Honda recalled more than 1.1 million vehicles that, include the 2018-2023 Odyssey, the 2019-2022 Pilot, and the 2019-2023 Passport, based on faulty media-oriented systems transport (MOST) coaxial cable connectors that can lead to the rearview camera display potentially failing to display anything.
Honda recalled about 330,000 2020-2021 Pilots and Ridgelines and 2020-2022 Passports and Odysseys based on the heating pads behind both side-view mirrors potentially not being bonded properly, which can lead to mirror detachment.
Honda recalled about 448,000 2017-2020 CR-Vs, 2018-2019 Accords and Accord Hybrids, and 2018-2020 Odysseys in relation to a manufacturing problem with the vehicles’ front seat belts that could potentially cause the buckle channels on the belts to interfere with the release buttons.
Honda recalled about 117,000 2017-2019 Ridgelines for an issue involving opening and closing the tailgate, which could potentially break the wiring harness of the rearview camera and cause it to fail.
Honda recalled more than 724,500 2019 Passports, 2016-2019 Pilots, and 2017-2020 Ridgelines based on a hood latch striker that could become damaged and separate from the hood, leading to the hood opening on the road.
Honda recalled about 4,300 2021 Accords, Accord Hybrids, CR-Vs, and Ridgelines based on their second-row center seat-belt assemblies having the potential to deactivate improperly, which can lead to an inadequate child restraint system. This leaves the vehicles noncompliant with federal occupant crash protection requirements.
Honda recalled more than 628,000 2019-2020 Accords, Civic Hatchbacks, Accord Hybrids, Odysseys, Passports, Pilots, and Ridgelines – along with 2018-2019 CR-Vs – due to the potential failure of low-pressure fuel pumps inside the fuel tank. This kind of failure can lead to the engine stalling while on the road, which makes accidents more likely.
The law does not specify what a reasonable number of repair attempts translates to, which is an excellent reason to have a seasoned California lemon law attorney in your corner. In the end, every lemon law case must be evaluated in relation to the unique situation at hand. In some circumstances in which the defect is a serious safety concern, two unsuccessful repair attempts may be deemed a reasonable number for the lemon law to apply, but in other situations, four visits may be required before the law kicks in.
If the dealer is unable to repair your vehicle with a reasonable number of attempts, you have the right to either a replacement that is substantially the same or to a refund of your purchase price – minus the value of the mileage you put on the car prior to the first related repair visit. This mileage amount is calculated according to a methodology implemented by the state. The law will balance the dealer’s efforts to rectify the problem with the degree to which your rights are affected as a consumer to determine where the line will be drawn between a reasonable number of attempts and too few to reach this qualifier.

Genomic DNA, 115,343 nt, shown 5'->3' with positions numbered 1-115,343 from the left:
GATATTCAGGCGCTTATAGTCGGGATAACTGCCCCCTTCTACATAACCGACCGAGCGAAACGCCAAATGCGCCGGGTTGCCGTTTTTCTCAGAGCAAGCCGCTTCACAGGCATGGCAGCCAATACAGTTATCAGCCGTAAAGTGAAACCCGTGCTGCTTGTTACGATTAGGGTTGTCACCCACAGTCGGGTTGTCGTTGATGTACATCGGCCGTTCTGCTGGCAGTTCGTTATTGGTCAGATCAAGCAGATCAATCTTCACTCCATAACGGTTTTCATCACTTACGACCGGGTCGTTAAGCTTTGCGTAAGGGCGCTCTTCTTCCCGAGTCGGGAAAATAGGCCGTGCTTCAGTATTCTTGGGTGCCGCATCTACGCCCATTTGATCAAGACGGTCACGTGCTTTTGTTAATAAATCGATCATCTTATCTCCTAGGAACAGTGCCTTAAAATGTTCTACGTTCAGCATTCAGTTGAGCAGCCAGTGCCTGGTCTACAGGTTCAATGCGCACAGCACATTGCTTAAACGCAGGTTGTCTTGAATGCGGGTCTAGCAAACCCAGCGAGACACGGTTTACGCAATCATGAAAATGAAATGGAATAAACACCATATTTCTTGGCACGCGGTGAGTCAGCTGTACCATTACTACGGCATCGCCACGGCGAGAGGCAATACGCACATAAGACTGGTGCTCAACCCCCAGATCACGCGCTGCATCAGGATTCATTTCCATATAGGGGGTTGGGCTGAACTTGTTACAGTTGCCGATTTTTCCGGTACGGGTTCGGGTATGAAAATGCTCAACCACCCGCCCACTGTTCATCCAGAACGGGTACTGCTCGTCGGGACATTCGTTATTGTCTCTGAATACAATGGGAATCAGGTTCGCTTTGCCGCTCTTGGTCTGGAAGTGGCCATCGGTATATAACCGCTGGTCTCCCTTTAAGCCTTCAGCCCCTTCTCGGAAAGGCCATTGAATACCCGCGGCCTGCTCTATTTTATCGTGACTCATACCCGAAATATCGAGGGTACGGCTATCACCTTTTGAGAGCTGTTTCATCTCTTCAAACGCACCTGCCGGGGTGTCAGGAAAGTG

Generally, the lemon law only applies to vehicles that are under warranty, but there is an exception to this rule. If you made the first repair visit related to the defect in question prior to your warranty’s expiration date, you may be able to avail yourself of the protections afforded by California’s lemon law. In other words, your car needn’t be brand new or have very few miles on it for lemon law protections to apply.
The surest way to determine if you’re in a situation to file a lemon law claim – after allowing the dealer a reasonable number of attempts to repair your Honda – is by consulting with a trusted California lemon law attorney. Your attorney will take on all the following primary tasks to help ensure that your case is solid:
If you aren’t sure whether your dealer was allowed a reasonable number of attempts to correct the problems you have with your Honda, a savvy lemon law attorney will assess your unique situation and provide you with all the information you need.
You plunked down a considerable amount of money to buy a vehicle that you can rely on, and if the Honda ends up being a lemon, it can leave you facing difficulties related to getting to work, transporting your children where they need to be, and simply living your life, and the law recognizes this fact. If your vehicle is still under warranty and you have done your level best to have it repaired to your satisfaction, it may be time to file a lemon law claim.
While not every manufacturer-related inconvenience qualifies under lemon law protections, those that reduce the safety of your vehicle, reduce the resale value of your vehicle, or reduce your ability to use your vehicle in the manner it’s intended to be used. If one of the following applies to your vehicle, it’s time to consult with a formidable lemon law attorney:
Your lawyer can advise you of the proper legal action to recover from your losses.